Google is cracking down on Gmail users who use their personal accounts to send email to other users, in what it calls a “hack” to protect users from identity theft.

The company says it’s doing so in response to a growing number of cyberattacks, particularly attacks against businesses and government organizations.

In a blog post, Google said it blocked access to its Gmail service to the following accounts: those that used their Google account to send emails to Gmail accounts owned by others; those that were used to send an email to another person’s Gmail account; those whose email addresses matched a Gmail user account.

Google has been aggressively cracking down in recent months on the use of phishing scams to steal information and access accounts, as well as on cyberattacks on government and corporate networks.

In December, Google announced plans to introduce a new tool called a phishing-and-malware filter that would block phishing and malware attacks and help protect users against identity theft by giving them the option to opt out of sending emails to any account.

But Google said Friday that it is now banning Gmail accounts from sending email to accounts that are owned by other users and is limiting access to those accounts to a single Google account.

The move is the latest sign that Google is working to prevent identity theft attacks, said Brian Krebs, the founder of KrebsOnSecurity.com, who has written about the rise of phish scams.

The new ban will also block users who have previously used Google email addresses to send Gmail emails.

Google said the new ban does not apply to Google+ accounts.

It is not clear whether Gmail accounts will be automatically blocked when a user’s Gmail password is changed, and if they will be allowed to use their Google+ account to log in again after the new policy takes effect.

The blog post did not say what happens to the accounts that Google has blocked in the past.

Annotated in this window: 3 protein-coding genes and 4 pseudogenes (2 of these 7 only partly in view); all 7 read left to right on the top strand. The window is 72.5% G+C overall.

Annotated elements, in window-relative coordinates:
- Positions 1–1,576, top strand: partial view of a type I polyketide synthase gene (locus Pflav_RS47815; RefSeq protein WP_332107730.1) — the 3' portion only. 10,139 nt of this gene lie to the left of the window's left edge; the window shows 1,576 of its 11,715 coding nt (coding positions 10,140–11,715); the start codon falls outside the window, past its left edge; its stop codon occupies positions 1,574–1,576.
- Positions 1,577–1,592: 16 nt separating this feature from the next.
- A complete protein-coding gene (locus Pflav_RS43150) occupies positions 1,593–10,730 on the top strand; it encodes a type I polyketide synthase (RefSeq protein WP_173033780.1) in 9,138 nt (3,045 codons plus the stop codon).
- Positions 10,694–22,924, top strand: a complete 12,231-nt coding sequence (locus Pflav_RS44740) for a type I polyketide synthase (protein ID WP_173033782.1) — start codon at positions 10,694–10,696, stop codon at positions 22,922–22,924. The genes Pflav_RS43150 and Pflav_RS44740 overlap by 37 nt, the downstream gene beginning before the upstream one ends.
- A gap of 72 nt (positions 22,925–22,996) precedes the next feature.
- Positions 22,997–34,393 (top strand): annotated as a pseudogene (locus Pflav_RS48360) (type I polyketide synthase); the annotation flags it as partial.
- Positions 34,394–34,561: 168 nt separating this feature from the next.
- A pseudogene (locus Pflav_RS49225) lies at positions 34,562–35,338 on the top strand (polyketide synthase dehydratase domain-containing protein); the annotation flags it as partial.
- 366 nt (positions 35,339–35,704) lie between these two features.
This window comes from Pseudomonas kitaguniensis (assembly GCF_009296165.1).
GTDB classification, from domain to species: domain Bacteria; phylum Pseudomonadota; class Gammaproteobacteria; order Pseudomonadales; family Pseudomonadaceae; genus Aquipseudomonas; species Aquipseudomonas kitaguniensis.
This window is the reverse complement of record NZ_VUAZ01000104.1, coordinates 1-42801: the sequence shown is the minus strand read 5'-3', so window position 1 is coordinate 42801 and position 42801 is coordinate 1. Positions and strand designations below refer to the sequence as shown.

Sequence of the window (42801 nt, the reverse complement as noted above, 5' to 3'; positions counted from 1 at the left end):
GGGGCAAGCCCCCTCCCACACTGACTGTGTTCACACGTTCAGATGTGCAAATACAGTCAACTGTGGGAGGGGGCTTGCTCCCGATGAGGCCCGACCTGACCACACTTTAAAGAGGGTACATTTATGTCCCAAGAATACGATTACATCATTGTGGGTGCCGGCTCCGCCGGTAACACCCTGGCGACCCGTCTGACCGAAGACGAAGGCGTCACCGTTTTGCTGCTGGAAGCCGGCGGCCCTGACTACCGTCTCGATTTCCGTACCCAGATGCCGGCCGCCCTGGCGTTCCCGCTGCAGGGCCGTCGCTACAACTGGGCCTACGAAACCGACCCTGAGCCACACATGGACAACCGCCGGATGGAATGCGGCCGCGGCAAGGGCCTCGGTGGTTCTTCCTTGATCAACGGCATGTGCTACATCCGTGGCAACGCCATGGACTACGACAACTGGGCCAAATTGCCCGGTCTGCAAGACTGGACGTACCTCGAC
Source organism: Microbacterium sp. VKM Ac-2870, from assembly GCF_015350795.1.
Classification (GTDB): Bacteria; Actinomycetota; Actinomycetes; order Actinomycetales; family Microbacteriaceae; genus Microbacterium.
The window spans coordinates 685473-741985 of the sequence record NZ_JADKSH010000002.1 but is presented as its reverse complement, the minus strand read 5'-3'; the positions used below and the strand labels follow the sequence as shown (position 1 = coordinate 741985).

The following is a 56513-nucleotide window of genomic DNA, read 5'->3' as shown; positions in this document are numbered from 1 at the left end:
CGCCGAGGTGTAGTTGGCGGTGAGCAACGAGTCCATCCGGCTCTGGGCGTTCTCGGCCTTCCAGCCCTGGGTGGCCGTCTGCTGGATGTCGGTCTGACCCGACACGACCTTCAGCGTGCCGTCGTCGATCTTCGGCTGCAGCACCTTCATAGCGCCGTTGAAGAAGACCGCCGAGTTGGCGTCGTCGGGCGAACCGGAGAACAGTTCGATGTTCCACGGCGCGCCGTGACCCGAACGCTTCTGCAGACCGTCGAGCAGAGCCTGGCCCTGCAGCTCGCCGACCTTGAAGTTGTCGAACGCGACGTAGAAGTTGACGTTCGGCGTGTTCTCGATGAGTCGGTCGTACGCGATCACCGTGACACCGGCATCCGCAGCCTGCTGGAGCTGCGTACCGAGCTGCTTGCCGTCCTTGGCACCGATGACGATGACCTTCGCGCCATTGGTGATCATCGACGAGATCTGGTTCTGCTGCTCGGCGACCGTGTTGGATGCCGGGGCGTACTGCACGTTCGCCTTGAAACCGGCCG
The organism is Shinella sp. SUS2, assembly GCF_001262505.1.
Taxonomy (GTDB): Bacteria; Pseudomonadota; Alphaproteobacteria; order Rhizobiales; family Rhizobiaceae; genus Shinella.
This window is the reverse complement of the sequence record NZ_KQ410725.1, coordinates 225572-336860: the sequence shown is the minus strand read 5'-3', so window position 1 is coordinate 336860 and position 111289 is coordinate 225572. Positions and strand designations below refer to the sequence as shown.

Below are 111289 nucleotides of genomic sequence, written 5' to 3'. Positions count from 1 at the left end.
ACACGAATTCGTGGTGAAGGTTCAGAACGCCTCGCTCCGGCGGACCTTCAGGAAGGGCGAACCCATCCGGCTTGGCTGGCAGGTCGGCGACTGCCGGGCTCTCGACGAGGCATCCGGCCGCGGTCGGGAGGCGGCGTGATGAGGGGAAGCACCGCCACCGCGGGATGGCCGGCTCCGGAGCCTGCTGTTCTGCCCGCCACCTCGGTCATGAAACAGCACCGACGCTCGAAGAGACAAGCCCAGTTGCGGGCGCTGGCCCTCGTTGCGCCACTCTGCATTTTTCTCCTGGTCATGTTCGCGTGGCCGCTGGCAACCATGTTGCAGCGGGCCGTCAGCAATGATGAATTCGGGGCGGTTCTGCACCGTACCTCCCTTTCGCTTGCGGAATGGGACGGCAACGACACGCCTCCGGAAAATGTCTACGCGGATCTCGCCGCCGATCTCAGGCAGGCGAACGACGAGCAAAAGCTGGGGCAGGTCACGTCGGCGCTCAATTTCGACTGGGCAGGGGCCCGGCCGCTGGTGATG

Google did not immediately respond to a request for comment.

In October, Google blocked access for one of the biggest accounts in Gmail: Google+ users.

That ban has been in place for years, but only temporarily.

Google+ is Google’s popular social network for its users to post and discuss anything related to their Google business.

It has become a target of hackers and hackers have been exploiting it for malware attacks, and hackers in the U.S. and Europe have been trying to steal passwords from Gmail accounts.

The latest round of phishes was detected at Google’s headquarters in San Francisco in December, said Mark Thompson, a Google security engineer.

He said Google has taken steps to block the phishing attack by blocking accounts from being able to send or receive Gmail messages.

“We’ve also worked to block people from sending Gmail to any Google account they are not authorized to send to,” he said.

Google added that it has blocked accounts from sharing Gmail passwords.

Google is also cracking down hard on phishing attacks by phishing emails with malware or phishing websites that look like legitimate Gmail accounts to trick users into clicking on links or clicking on advertisements that then appear on a website.

Google blocked the following phishing sites: karaoke phishing site, karaokeshoes phishing website, karasink.com phishing, karena.com.

Google also blocked a number of malware websites, including the malicious site called phishingware.org.

Google will not say whether the bans will continue for accounts owned in part by other Google users, and whether the new restrictions will affect all Gmail accounts, including those owned by individuals.